A panel of 31 long-term non-small cell lung cancer (NSCLC) cell lines was examined for the expression of protein and/or mRNA transcripts for 11 distinct immune response related molecules or tumor associated antigens (TAA). To assess whether cytokine stimulation might up-regulate expression of the genes of interest, cells were cultured in 500 U/ml of gamma-interferon (γ-IFN) for 48-72 h prior to analysis. Major histocompatibility complex (MHC) Class I antigens were detected by indirect immunofluorescence and were constitutively expressed on all of the cell lines. The average of the mean fluorescence intensity (MFI) measured 222±22. γ-IFN stimulation produced a significant increase to 482±36. For MHC Class II only 7/31 cell lines (23%) exhibited constitutive expression, while γ-IFN treatment had a dramatic effect and yielded 18/31 (58%) positive cell lines. The co-stimulatory molecules CD80 and CD86 were examined by direct immunofluorescence for cell surface expression and RT-PCR amplification for mRNA. CD80 protein was not detected at all, while an insignificant percentage of cells were positive (mean 2%) for CD86 in all cell lines tested. γ-IFN had no apparent effect on CD80 or CD86 protein expression. Constitutive CD80 or CD86 mRNA levels were observed in 45 and 61% of the NSCLC lines, respectively. These percentages increased to 77% and 90% with γ-IFN. Cell surface phenotypic analysis for TAA revealed positive populations in 28/31 cell lines (90%) for Her-2/neu, 18/31 (58%) for CEA and 8/31 (26%) for GD-2, with γ-IFN having no effect. After γ-IFN stimulation, RT-PCR amplification for Mage-1, -2, -3 and WT-1 detected mRNA in 33%, 33%, 44% and 70% of the cell lines, respectively. Overall, γ-IFN stimulation led to the up-regulation of MHC Class I molecules and class II molecules as well as CD80 and CD86 mRNA transcripts. This survey represents the first comprehensive analysis of NSCLC cell lines for a variety of molecules that could play an important role in the generation of an NSCLC anti-tumor CD8+ cytotoxic T lymphocyte (CTL) response.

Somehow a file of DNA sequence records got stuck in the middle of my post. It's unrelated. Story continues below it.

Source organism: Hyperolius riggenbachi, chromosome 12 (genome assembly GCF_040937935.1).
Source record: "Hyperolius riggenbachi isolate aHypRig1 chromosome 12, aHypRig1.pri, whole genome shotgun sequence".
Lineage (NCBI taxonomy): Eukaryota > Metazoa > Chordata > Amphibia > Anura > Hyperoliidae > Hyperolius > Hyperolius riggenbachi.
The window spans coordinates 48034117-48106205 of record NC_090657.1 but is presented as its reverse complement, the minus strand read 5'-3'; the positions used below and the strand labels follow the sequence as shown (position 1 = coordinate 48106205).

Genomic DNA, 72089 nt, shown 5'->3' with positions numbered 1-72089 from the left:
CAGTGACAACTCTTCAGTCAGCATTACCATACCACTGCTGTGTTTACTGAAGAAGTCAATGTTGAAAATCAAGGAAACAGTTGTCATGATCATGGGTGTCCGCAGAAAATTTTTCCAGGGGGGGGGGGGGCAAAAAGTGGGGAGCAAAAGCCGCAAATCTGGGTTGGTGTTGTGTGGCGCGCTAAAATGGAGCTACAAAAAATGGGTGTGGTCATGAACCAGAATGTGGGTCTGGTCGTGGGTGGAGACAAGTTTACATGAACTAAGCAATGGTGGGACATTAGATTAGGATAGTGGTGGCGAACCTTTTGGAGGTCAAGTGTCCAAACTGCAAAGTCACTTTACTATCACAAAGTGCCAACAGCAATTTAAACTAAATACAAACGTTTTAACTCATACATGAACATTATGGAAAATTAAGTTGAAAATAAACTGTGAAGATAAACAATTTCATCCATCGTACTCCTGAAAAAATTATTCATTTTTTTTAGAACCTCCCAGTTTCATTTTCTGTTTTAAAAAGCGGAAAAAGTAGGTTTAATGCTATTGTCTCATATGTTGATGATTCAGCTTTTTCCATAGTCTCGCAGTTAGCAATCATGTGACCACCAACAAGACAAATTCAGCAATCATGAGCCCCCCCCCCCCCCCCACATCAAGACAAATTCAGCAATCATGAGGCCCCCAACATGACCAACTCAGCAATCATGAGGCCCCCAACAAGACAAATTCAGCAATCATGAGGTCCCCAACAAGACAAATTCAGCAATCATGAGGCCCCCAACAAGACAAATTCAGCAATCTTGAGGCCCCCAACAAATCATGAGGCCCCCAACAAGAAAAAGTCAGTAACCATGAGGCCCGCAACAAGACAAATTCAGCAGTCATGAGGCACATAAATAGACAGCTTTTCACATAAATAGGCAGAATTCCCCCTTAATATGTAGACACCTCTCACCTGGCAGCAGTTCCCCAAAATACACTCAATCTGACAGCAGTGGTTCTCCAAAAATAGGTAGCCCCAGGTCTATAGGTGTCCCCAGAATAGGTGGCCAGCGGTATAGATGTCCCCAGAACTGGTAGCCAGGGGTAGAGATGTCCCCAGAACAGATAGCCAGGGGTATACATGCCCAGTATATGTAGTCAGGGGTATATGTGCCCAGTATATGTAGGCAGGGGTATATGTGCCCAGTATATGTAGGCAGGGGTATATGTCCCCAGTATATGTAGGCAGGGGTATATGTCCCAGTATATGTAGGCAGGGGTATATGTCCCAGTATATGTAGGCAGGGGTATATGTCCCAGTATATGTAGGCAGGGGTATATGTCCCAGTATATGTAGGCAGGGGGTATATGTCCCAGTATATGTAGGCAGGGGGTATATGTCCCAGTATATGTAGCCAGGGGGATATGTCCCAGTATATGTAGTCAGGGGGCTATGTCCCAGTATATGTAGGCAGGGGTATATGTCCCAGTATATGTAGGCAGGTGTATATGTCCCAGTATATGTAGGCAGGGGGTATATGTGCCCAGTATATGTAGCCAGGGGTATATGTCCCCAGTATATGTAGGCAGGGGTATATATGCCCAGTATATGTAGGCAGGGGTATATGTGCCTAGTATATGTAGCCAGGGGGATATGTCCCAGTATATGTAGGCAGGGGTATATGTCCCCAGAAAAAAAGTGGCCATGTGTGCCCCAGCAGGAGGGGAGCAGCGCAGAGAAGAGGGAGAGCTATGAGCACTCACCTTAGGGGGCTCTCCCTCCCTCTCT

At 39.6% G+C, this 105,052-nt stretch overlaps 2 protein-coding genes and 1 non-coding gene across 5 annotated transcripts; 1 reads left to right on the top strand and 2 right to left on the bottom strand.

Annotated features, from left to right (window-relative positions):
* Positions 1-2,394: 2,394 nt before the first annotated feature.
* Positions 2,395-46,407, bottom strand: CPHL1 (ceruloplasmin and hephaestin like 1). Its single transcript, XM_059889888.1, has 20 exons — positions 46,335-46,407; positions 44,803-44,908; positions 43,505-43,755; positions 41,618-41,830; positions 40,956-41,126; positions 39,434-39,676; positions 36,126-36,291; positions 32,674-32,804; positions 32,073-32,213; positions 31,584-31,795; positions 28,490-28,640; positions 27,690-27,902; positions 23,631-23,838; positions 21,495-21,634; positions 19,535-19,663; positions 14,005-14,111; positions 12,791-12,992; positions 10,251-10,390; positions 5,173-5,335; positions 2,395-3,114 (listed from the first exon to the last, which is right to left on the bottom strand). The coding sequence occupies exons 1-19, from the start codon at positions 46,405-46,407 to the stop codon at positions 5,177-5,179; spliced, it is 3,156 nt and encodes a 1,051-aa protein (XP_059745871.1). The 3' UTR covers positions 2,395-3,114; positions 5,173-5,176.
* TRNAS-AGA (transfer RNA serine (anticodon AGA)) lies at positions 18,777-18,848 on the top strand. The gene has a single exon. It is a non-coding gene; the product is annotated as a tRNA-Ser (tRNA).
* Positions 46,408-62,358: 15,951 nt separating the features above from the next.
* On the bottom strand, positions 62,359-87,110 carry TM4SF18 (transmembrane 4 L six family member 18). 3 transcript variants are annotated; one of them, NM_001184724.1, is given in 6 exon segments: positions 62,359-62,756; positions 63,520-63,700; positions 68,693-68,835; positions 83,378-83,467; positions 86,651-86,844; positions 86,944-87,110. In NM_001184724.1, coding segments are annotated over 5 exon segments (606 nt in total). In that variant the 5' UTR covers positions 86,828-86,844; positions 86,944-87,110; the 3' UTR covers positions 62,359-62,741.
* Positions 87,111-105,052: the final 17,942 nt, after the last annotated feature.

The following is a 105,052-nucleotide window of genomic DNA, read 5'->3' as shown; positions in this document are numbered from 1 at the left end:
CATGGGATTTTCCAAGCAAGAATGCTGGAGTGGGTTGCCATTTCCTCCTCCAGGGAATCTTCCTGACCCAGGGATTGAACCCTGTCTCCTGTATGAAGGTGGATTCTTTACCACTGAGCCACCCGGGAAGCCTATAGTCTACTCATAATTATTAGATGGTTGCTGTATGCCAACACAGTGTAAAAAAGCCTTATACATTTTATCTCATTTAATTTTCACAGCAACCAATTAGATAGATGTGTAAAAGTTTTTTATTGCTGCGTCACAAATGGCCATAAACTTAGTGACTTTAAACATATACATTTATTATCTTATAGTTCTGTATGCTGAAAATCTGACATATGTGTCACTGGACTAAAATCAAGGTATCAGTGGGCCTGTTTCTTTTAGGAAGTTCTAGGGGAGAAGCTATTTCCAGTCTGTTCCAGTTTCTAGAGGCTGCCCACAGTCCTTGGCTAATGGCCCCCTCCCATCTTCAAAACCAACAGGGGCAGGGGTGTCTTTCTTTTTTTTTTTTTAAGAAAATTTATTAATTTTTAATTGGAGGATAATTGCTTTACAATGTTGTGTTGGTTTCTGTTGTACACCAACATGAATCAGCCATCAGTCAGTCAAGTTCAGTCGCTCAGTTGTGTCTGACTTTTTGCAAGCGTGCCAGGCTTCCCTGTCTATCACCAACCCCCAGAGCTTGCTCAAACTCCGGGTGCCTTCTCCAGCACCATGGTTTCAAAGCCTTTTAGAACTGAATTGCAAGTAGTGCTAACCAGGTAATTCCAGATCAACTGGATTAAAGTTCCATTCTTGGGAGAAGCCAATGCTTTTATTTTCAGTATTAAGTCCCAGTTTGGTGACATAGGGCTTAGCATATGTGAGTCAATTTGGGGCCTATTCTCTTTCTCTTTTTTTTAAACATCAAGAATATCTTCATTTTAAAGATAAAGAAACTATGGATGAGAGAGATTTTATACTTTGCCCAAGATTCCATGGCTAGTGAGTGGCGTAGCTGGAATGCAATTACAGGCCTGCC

|Number of pages||14|
|State||Published - 2001|
Bibliographical noteFunding Information:
This work was supported in part by NIH grant # RO1 CA76300 and by the Lucille P. Markey Charitable Trust, Lexington, Kentucky.
- Cytotoxic T cells
- Non-small cell lung cancer
ASJC Scopus subject areas
- Pulmonary and Respiratory Medicine
- Cancer Research